Argentina President Alberto Fernandez has indicated support for digital assets, asserting there is no reason to push back against the emerging asset class.
During an interview with a local media outlet, Caja Negra, on Thursday, Fernandez responded to a question about whether he would consider exploring a central bank digital currency (CBDC), or even recognize Bitcoin as legal tender as El Salvador did earlier this year.
“I don’t want to go too far out on a limb […] but there is no reason to say ‘no’,” Fernando stated, adding: “They say the advantage is that the inflationary effect is largely nullified.”
Inflation was a defining issue for the administration of Argentina’s previous president, Mauricio Macri. Government data indicates that 100 Argentine pesos from when Macri left office in 2019 would be worth the equivalent of 661 pesos today.
Despite Argentina’s tight currency controls, the current President noted increasing perceptions of Bitcoin (BTC) as a hedge against inflation in the broader global economy. However, Fernandez also cautiously noted that it is still very early days for the cryptocurrency sector:
“There is caution because of how unfamiliar it is, and because it is hard to understand how this fortune materializes. Many people in the world have these concerns, and that is why the project, or the system, has not yet expanded [more than it has]. But it is something to consider.”
Despite the president’s openness with exploring digital assets, the head of Argentina’s central bank, Miguel Pesce, appears to be threatening a crackdown on the industry.
Speaking during the Argentine Institute of Executive of Finance’s Digital Finance Forum on Tuesday, Pesce took an aim at cryptocurrency, characterizing digital assets as a threat to economic stability and foreshadowing tighter regulations for the sector.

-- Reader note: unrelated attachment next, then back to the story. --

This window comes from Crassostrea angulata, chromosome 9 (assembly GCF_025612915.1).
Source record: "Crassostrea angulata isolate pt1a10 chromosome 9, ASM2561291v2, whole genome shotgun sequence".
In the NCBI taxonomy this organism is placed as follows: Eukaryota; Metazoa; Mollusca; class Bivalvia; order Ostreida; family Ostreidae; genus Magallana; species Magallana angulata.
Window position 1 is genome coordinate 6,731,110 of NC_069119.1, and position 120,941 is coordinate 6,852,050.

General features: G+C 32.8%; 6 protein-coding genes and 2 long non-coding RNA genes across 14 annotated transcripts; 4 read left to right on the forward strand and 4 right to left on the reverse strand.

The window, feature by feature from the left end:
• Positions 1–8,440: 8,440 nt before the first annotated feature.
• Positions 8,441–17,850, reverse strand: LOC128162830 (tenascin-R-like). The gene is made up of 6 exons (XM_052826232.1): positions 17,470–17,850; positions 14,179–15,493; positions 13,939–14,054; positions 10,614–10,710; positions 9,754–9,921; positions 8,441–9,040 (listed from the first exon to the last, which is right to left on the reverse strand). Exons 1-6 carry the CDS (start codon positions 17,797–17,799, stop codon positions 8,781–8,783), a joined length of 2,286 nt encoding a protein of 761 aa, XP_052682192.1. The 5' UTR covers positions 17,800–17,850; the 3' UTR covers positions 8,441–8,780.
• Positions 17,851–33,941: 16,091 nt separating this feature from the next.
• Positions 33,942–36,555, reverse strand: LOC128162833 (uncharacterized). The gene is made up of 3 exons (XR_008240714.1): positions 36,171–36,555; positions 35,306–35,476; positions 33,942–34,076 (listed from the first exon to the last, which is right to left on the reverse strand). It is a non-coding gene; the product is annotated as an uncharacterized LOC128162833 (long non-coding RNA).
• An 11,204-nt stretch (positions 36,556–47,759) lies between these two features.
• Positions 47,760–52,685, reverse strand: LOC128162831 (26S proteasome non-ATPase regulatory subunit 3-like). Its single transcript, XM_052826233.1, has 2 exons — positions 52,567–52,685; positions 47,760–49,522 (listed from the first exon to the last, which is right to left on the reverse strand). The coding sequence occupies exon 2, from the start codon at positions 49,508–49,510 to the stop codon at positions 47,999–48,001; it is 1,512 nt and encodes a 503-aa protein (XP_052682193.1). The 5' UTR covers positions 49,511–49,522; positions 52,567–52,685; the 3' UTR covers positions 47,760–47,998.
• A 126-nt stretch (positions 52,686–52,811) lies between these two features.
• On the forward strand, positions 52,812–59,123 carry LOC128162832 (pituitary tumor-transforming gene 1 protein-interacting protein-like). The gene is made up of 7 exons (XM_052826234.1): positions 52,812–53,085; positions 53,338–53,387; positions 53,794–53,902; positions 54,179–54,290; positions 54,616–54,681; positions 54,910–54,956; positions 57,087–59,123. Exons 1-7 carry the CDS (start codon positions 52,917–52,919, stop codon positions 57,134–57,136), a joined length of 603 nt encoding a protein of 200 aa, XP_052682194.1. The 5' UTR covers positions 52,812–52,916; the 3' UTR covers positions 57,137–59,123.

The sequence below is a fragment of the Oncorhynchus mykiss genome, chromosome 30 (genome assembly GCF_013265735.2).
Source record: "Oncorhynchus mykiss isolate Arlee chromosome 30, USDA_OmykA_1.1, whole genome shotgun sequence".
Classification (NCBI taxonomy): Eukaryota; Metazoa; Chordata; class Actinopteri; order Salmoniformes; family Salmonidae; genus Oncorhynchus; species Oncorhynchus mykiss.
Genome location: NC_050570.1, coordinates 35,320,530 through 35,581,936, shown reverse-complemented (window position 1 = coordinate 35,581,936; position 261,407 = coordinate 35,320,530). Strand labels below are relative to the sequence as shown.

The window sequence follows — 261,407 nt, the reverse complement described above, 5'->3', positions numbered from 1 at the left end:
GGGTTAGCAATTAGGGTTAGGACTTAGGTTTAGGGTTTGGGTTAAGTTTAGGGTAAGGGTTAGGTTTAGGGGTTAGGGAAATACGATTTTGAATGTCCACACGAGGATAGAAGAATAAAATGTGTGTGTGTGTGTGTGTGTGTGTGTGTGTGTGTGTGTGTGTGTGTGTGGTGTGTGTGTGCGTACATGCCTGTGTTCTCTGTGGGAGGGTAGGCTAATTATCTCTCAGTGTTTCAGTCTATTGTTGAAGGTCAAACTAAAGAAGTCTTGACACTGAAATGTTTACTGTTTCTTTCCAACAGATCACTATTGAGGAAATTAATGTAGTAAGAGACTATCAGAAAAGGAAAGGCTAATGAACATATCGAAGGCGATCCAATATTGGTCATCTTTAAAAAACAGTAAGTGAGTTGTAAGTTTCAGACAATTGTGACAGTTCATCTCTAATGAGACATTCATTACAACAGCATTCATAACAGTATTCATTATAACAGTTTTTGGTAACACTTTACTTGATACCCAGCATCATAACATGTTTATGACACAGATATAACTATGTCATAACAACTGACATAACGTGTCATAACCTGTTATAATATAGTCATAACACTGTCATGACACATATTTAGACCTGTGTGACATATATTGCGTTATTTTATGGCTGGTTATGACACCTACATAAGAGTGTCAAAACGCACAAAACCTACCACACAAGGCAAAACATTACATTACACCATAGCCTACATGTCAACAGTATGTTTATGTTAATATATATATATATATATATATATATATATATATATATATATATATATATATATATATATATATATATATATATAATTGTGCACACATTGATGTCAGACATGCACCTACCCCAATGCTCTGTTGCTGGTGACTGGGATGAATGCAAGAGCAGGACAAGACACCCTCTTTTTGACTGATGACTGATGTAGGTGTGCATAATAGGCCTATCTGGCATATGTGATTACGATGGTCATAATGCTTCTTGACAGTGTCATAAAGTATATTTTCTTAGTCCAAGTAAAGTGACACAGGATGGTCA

During the event, Pesce asserted that BTC fails to generate value for investors outside of short-term hype cycles. The central bank head also likened Bitcoin to a commodity, concluding that BTC “is not a financial asset” as defined by the country’s National Securities Commission.
Pesce expressed his intention to “regulate the intersection of Bitcoin with the payment system and exchange market,” warning that the cryptocurrency “could be very detrimental” for domestic financial stability.
In regulating the sector, the central bank wishes to prioritize “preventing low-sophistication investors” from engaging the crypto assets, with Pesce stating:
“We are concerned that (cryptocurrencies) are used to generate undue profits on unsuspecting people.”
Pesce also dismissed the suggestion that Argentina would explore a central bank digital currency (CBDC).
In May, reports indicated that retail cryptocurrency mining was flourishing in Argentina as citizens looked to take advantage of cheap electricity and soaring crypto prices. That same month, the central bank reiterated warnings to Argentinians regarding the risks associated with crypto assets.
The previous month, Canadian mining firm Bitfarms advanced its roadmap for Argentine expansion, estimating its forthcoming Argentine facility will reduce its production costs by 45%.